I know a man who is brilliant. Genius even. In a world where the word genius is overused he is the bona fide true meaning. In the same way that the word star got so overused we had to invent the word superstar, this man is a super-genius then, and I love him, warts and all, as a brother. Today he is battling his demons and it’s a 50/50 bet on the success of this outcome. But with genius comes the heavy load of having to continually live up to that word in the eyes of others, and to oneself. Oh, what a relief it must seem to just close your eyes and make it all go away. The pressure of outdoing your last triumph or the humiliation of your last misstep hounds you and bites at your heels every step of the way. You are your toughest critic and will beat yourself up more harshly than the best Kenneth Turan could’ve dished out at his peak. Sometimes, like critics, we are wrong too. Sometimes an orange is just an orange. Or in some cases, a lemon. Do we over complicate our lives by looking too deeply? In the words of Bob Dylan, “Sometimes it’s not enough to know the meaning of things. Sometimes we have to know what things don’t mean as well.”

One day, although my mind has blurred the number of years if not the pain, I was sitting on the stairs of a grand house I once owned in the depths of despair having decided to burn the fort and lose everything, my career included, in order to be rid of a business associate neither I or anyone else could trust anymore. My son, Oliver, who must’ve been only 4 years of age, saw me and with quite some effort for his little legs climbed the steps up to where I was sitting, sat beside me, put his arm on my shoulder and said, “Don’t worry Daddy, it’ll be alright when you grow up to be a child”. Looking back, I think it’s the greatest piece of advice I have ever been told or even read in a book. Therein lies the secret to happiness. Learn to look at life as a child. To appreciate every moment. To take the time to be beguiled by the beauty of simplicity. To look up in wonderment at the falling of a star. Take the time to be silly, it helps you not take yourself too seriously. And to finally realize that if you have a warm bed, and a hot shower, everything else you get is gravy. And be thankful for it.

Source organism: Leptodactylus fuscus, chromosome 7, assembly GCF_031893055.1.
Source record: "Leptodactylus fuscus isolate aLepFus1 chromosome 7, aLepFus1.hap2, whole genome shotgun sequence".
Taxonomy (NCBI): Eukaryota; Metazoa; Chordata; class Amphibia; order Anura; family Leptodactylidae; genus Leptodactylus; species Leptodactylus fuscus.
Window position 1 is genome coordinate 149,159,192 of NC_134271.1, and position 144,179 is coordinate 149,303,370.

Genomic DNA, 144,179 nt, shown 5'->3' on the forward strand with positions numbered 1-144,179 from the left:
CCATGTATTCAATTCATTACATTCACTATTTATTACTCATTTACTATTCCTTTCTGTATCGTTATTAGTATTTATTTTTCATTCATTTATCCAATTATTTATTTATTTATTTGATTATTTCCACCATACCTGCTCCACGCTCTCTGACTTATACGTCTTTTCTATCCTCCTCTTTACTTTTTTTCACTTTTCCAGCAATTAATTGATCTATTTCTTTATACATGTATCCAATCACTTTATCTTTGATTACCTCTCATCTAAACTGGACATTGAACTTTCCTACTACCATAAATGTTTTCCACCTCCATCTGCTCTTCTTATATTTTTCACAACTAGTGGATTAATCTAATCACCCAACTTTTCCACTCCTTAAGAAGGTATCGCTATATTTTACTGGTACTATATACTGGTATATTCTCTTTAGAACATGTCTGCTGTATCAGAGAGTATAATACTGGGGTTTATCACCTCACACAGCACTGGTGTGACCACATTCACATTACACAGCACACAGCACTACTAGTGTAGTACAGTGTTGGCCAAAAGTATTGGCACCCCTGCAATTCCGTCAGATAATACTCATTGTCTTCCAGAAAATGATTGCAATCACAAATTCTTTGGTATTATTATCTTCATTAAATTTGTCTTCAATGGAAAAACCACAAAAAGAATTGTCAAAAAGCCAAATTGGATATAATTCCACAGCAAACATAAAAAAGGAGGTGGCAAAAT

It is a shocking statistic how many genius artists have died before they lived to 36. Coincidence? Or were they killed by the fear and pressure of having to live up to themselves? When Elvis Presley died his ex-wife showed insensitivity by stating the obvious, “He died at the right time. If he’d lived any longer he would’ve disappointed us all”. Elvis? Now there’s an example for you. They say he “officially” died of a heart attack. Cybil Shephard, one of his last girlfriends, has stated that his death is one of the biggest medical cover-ups in history. She said when he died he had enough drugs in his system to still the heart of an elephant, and that, in her opinion, it was the end of a very long suicide. Yes, it’s true he never got over losing Priscilla, that’s well known, and one can chart his rapid decline from the moment she left him. But was it not more than that? Ironically, the most desired man in the world died of loneliness, surrounded by yes men, a leach of a manager, and women he didn’t really love. You see, he’d been too long on Lonely Street. The reality is Elvis died from a lethal overdose of boredom, loneliness, Las Vegas and fear. The fear that it was all past him.